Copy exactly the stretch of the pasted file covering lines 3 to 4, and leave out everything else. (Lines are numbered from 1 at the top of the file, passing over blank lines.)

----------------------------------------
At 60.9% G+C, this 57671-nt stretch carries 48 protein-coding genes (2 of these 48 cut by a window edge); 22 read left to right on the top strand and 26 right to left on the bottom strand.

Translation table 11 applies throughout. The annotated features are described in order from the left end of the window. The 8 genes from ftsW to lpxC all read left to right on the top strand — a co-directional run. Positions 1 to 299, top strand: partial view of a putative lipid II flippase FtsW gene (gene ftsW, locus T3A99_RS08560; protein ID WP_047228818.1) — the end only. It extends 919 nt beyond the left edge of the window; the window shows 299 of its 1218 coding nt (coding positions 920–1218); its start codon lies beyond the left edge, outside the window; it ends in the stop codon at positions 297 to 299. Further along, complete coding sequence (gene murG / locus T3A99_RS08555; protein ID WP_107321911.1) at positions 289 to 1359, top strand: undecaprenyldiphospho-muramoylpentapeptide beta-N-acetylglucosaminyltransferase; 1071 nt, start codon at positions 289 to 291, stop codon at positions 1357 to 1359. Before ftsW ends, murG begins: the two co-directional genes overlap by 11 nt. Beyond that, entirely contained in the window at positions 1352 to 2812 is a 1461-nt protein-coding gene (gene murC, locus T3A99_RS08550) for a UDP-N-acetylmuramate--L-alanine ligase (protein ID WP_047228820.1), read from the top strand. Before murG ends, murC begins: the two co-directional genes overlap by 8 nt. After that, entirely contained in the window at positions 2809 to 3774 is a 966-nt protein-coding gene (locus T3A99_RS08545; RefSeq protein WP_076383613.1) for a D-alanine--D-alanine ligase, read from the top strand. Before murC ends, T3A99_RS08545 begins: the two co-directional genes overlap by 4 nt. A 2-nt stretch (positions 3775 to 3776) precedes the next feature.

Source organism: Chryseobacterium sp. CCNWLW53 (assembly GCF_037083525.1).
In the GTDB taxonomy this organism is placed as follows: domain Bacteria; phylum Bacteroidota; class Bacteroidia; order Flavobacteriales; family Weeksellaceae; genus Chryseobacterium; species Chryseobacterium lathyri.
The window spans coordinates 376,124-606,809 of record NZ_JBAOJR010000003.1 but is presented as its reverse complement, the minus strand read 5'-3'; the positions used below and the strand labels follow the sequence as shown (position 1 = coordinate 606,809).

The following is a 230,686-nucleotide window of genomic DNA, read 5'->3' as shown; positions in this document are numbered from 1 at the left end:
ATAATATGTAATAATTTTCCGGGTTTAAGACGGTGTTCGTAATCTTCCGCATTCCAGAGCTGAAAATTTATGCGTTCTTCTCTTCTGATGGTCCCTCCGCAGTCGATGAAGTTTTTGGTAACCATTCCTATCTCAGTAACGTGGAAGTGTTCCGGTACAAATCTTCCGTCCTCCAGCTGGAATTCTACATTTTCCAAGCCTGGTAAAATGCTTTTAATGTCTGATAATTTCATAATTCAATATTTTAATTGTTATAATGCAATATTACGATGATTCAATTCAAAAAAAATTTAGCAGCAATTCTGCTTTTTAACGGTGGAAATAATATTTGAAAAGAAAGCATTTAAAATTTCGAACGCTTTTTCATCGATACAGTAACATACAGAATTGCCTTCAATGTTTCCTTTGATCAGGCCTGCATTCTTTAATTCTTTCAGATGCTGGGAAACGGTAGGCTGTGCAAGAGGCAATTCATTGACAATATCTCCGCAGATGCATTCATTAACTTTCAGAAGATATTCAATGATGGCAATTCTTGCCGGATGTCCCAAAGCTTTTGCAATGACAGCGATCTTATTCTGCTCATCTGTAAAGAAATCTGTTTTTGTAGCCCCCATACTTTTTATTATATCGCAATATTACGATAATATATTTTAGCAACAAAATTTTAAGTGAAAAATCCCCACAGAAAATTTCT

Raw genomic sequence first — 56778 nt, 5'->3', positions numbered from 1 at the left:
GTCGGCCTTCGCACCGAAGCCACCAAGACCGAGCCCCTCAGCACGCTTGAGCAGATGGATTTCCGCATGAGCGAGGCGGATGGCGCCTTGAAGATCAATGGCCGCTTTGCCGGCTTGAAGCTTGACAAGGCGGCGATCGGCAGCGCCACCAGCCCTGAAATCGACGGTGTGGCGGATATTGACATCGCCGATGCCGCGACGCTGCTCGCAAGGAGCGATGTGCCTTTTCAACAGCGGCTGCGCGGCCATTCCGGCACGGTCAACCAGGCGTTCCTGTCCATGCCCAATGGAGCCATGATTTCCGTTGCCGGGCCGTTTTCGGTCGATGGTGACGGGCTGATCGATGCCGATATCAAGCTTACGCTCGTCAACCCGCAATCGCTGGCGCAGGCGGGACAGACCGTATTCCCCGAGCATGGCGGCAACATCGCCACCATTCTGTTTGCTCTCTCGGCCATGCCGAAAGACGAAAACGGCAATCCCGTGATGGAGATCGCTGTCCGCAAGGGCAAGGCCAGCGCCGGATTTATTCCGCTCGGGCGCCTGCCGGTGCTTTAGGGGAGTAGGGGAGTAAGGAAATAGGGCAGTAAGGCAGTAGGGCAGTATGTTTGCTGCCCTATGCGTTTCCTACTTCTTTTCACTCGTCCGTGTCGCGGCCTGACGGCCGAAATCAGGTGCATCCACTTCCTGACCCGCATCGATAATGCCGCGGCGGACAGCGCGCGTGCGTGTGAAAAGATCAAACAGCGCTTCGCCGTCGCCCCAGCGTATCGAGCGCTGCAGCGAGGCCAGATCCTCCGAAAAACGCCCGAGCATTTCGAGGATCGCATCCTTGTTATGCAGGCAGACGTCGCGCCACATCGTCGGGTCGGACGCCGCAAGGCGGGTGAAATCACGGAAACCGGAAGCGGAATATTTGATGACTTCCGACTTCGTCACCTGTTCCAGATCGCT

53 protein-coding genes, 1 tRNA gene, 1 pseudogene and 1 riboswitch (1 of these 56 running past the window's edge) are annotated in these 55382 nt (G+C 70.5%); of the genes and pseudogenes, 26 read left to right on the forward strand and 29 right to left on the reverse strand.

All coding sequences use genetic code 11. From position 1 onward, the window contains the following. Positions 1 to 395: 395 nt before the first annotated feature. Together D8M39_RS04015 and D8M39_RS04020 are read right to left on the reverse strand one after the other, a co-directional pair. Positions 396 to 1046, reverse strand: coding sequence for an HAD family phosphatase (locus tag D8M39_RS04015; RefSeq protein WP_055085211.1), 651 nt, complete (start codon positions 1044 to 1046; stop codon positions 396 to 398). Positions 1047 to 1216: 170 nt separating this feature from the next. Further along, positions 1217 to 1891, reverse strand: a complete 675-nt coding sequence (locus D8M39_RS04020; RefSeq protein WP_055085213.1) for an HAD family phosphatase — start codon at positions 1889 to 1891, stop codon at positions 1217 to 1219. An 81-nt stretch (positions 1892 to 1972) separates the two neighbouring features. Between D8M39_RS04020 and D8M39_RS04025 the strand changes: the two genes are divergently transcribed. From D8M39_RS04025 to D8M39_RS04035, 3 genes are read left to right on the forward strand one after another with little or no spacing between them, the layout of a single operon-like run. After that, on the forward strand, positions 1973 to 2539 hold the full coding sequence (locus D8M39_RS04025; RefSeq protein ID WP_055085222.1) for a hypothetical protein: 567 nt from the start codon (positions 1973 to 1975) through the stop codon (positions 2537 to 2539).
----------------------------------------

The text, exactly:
Source organism: Chryseobacterium sp. CCNWLW53 (assembly GCF_037083525.1).
In the GTDB taxonomy this organism is placed as follows: domain Bacteria; phylum Bacteroidota; class Bacteroidia; order Flavobacteriales; family Weeksellaceae; genus Chryseobacterium; species Chryseobacterium lathyri.